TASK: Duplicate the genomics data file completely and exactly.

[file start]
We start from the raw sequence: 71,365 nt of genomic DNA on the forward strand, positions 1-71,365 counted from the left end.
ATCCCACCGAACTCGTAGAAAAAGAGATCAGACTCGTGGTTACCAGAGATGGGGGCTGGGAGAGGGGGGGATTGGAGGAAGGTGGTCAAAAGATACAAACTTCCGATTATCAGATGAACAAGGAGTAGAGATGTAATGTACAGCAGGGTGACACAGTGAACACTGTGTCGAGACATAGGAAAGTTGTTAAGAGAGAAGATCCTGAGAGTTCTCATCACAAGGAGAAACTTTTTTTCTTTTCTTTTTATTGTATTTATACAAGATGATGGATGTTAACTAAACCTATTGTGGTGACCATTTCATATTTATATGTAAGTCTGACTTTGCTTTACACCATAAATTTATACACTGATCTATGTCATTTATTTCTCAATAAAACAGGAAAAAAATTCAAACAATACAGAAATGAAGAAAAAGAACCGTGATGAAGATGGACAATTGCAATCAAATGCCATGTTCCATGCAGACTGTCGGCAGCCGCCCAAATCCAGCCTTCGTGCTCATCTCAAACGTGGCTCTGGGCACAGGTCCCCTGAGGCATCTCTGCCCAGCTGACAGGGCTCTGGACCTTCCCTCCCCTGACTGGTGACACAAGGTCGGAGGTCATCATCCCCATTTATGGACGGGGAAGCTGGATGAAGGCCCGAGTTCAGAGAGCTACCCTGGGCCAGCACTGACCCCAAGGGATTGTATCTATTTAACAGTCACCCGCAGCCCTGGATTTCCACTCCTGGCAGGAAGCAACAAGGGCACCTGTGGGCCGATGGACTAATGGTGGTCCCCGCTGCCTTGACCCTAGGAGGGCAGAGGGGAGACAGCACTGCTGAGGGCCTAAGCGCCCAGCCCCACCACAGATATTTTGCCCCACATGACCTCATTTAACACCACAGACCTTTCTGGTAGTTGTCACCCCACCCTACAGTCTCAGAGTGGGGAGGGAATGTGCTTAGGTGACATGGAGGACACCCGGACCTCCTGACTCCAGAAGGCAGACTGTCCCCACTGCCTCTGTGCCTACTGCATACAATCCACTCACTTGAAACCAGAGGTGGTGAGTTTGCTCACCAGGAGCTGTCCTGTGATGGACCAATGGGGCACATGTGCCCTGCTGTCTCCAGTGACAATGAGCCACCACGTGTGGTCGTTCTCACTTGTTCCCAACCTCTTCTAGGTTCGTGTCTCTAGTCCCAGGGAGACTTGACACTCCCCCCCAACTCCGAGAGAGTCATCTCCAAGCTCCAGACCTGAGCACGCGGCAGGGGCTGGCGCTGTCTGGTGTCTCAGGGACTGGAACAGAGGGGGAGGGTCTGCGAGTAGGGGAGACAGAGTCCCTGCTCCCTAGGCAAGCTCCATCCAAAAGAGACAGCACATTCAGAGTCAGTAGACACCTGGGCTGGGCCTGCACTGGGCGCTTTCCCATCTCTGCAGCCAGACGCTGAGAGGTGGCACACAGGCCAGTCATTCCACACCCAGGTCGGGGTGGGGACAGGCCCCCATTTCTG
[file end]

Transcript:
We start from the raw sequence: 71,365 nt of genomic DNA on the forward strand, positions 1-71,365 counted from the left end.
ATCCCACCGAACTCGTAGAAAAAGAGATCAGACTCGTGGTTACCAGAGATGGGGGCTGGGAGAGGGGGGGATTGGAGGAAGGTGGTCAAAAGATACAAACTTCCGATTATCAGATGAACAAGGAGTAGAGATGTAATGTACAGCAGGGTGACACAGTGAACACTGTGTCGAGACATAGGAAAGTTGTTAAGAGAGAAGATCCTGAGAGTTCTCATCACAAGGAGAAACTTTTTTTCTTTTCTTTTTATTGTATTTATACAAGATGATGGATGTTAACTAAACCTATTGTGGTGACCATTTCATATTTATATGTAAGTCTGACTTTGCTTTACACCATAAATTTATACACTGATCTATGTCATTTATTTCTCAATAAAACAGGAAAAAAATTCAAACAATACAGAAATGAAGAAAAAGAACCGTGATGAAGATGGACAATTGCAATCAAATGCCATGTTCCATGCAGACTGTCGGCAGCCGCCCAAATCCAGCCTTCGTGCTCATCTCAAACGTGGCTCTGGGCACAGGTCCCCTGAGGCATCTCTGCCCAGCTGACAGGGCTCTGGACCTTCCCTCCCCTGACTGGTGACACAAGGTCGGAGGTCATCATCCCCATTTATGGACGGGGAAGCTGGATGAAGGCCCGAGTTCAGAGAGCTACCCTGGGCCAGCACTGACCCCAAGGGATTGTATCTATTTAACAGTCACCCGCAGCCCTGGATTTCCACTCCTGGCAGGAAGCAACAAGGGCACCTGTGGGCCGATGGACTAATGGTGGTCCCCGCTGCCTTGACCCTAGGAGGGCAGAGGGGAGACAGCACTGCTGAGGGCCTAAGCGCCCAGCCCCACCACAGATATTTTGCCCCACATGACCTCATTTAACACCACAGACCTTTCTGGTAGTTGTCACCCCACCCTACAGTCTCAGAGTGGGGAGGGAATGTGCTTAGGTGACATGGAGGACACCCGGACCTCCTGACTCCAGAAGGCAGACTGTCCCCACTGCCTCTGTGCCTACTGCATACAATCCACTCACTTGAAACCAGAGGTGGTGAGTTTGCTCACCAGGAGCTGTCCTGTGATGGACCAATGGGGCACATGTGCCCTGCTGTCTCCAGTGACAATGAGCCACCACGTGTGGTCGTTCTCACTTGTTCCCAACCTCTTCTAGGTTCGTGTCTCTAGTCCCAGGGAGACTTGACACTCCCCCCCAACTCCGAGAGAGTCATCTCCAAGCTCCAGACCTGAGCACGCGGCAGGGGCTGGCGCTGTCTGGTGTCTCAGGGACTGGAACAGAGGGGGAGGGTCTGCGAGTAGGGGAGACAGAGTCCCTGCTCCCTAGGCAAGCTCCATCCAAAAGAGACAGCACATTCAGAGTCAGTAGACACCTGGGCTGGGCCTGCACTGGGCGCTTTCCCATCTCTGCAGCCAGACGCTGAGAGGTGGCACACAGGCCAGTCATTCCACACCCAGGTCGGGGTGGGGACAGGCCCCCATTTCTG